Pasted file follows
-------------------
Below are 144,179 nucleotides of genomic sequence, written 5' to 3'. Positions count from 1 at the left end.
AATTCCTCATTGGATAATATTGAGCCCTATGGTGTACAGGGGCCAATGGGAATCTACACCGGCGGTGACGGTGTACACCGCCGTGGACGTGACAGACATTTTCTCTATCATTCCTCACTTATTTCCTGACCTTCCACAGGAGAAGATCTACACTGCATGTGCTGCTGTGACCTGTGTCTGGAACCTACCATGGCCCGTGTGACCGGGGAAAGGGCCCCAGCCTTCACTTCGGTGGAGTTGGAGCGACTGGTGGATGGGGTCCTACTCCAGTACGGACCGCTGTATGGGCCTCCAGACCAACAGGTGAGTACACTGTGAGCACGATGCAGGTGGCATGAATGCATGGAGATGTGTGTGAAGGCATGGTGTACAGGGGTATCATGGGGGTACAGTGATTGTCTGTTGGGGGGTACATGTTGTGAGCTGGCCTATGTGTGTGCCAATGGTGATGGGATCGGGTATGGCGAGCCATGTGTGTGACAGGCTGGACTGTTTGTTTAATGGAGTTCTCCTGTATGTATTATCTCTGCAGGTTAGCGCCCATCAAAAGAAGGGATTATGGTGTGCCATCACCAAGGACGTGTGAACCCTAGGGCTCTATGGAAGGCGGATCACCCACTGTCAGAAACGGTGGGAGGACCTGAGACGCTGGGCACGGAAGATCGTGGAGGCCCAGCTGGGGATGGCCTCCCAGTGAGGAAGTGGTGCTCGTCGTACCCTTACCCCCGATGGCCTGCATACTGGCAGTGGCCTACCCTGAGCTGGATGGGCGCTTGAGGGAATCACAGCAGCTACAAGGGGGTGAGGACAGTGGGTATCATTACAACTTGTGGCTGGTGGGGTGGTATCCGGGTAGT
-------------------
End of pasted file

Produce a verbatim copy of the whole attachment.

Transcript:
Below are 144,179 nucleotides of genomic sequence, written 5' to 3'. Positions count from 1 at the left end.
AATTCCTCATTGGATAATATTGAGCCCTATGGTGTACAGGGGCCAATGGGAATCTACACCGGCGGTGACGGTGTACACCGCCGTGGACGTGACAGACATTTTCTCTATCATTCCTCACTTATTTCCTGACCTTCCACAGGAGAAGATCTACACTGCATGTGCTGCTGTGACCTGTGTCTGGAACCTACCATGGCCCGTGTGACCGGGGAAAGGGCCCCAGCCTTCACTTCGGTGGAGTTGGAGCGACTGGTGGATGGGGTCCTACTCCAGTACGGACCGCTGTATGGGCCTCCAGACCAACAGGTGAGTACACTGTGAGCACGATGCAGGTGGCATGAATGCATGGAGATGTGTGTGAAGGCATGGTGTACAGGGGTATCATGGGGGTACAGTGATTGTCTGTTGGGGGGTACATGTTGTGAGCTGGCCTATGTGTGTGCCAATGGTGATGGGATCGGGTATGGCGAGCCATGTGTGTGACAGGCTGGACTGTTTGTTTAATGGAGTTCTCCTGTATGTATTATCTCTGCAGGTTAGCGCCCATCAAAAGAAGGGATTATGGTGTGCCATCACCAAGGACGTGTGAACCCTAGGGCTCTATGGAAGGCGGATCACCCACTGTCAGAAACGGTGGGAGGACCTGAGACGCTGGGCACGGAAGATCGTGGAGGCCCAGCTGGGGATGGCCTCCCAGTGAGGAAGTGGTGCTCGTCGTACCCTTACCCCCGATGGCCTGCATACTGGCAGTGGCCTACCCTGAGCTGGATGGGCGCTTGAGGGAATCACAGCAGCTACAAGGGGGTGAGGACAGTGGGTATCATTACAACTTGTGGCTGGTGGGGTGGTATCCGGGTAGT